http://www.RochelleElisePhotography.com A beautiful photo captured by my amazing sister (and photographer) Rochelle

In the spirit of Christmas – I’d like to ask for something:


YOUR words, YOUR experiences, YOUR stories!

I’m doing a special edition Vlog (video blog) post for Christmas about the spirit of GIVING that is all around us and would love to share some of your most amazing experiences (giving or receiving) during the holiday seasons of the past!

Please reply on the blog (anonymous is fine!)


Or Email me here: BecomingOrdinary@gmail.com

Many blessings, grace and peace this Christmas and in the New Year!


4 responses »

  1. Pingback: 12 Days of Christmas (Giving) – Day 6 HAPPY NEW YEAR! | BECOMING ORDINARY

  2. Hmm, okay, my story isn’t specifically about CHRISTMAS giving, but it is about giving, and it did take place only a couple of days before Christmas…and there’s a Christmas song in it…so it counts, right? 🙂

    It’s not a story that happened to me either, except that I was there to witness it. It happened quite a long time ago now, and I’m not even sure why it came to mind when I saw your post, except that I’m spending Christmas in my childhood home this year, and that always brings back memories of the time in my life when I lived here all the time. Anyway…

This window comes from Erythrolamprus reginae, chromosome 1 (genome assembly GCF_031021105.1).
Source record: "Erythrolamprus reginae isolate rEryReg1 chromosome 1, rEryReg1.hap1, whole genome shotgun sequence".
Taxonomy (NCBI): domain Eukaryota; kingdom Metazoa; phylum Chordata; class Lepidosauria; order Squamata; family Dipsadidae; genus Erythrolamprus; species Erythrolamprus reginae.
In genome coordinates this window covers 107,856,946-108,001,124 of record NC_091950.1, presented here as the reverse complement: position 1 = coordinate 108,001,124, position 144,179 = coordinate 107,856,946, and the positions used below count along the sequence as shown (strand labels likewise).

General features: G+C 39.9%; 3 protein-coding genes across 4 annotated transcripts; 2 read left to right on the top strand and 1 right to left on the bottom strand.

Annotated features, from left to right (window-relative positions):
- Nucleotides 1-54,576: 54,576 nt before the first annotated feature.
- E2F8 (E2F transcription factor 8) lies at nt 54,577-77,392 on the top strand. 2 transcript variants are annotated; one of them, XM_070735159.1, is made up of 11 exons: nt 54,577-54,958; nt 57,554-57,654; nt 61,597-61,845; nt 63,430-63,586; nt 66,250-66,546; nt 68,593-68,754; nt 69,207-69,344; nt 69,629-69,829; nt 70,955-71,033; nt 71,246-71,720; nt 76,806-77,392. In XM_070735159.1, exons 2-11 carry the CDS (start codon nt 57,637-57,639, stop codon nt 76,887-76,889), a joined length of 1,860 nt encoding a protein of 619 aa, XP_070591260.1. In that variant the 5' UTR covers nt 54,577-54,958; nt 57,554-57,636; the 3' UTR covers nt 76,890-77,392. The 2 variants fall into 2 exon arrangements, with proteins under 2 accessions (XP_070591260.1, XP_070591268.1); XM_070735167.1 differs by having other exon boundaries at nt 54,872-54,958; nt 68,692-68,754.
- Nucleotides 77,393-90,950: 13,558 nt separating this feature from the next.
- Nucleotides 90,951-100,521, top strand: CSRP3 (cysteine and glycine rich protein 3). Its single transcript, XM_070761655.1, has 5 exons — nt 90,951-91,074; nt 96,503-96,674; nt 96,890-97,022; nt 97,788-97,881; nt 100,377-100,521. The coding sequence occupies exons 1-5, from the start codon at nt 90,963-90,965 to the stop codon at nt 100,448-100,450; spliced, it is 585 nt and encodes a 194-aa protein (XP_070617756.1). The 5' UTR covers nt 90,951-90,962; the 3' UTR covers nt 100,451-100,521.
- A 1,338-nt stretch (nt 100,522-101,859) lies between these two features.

In high school I had this friend, K. She was smart and funny and (like me) a compulsive reader, and (also like me) she loved to sing. We were both in the gifted program so we had a lot of our classes together, and we also both sang soprano in the school choir, three lunch hours a week. Music was a bright light and a safe space in the high school jungle, for K even more than for me, I think. By our late teens she had already survived some of the worst that life can throw at a girl. Somehow, though, she still had this fierce, stubborn refusal to care what people might think that I always admired. For instance, when she was in a good mood she had a tendency to burst into song without warning, at full volume…on the street. Or in the stairwells and hallways at school. Heads would turn and she would smile and keep singing. Walking beside her, I often wished I had the guts to join in, even as I flinched with embarrassment.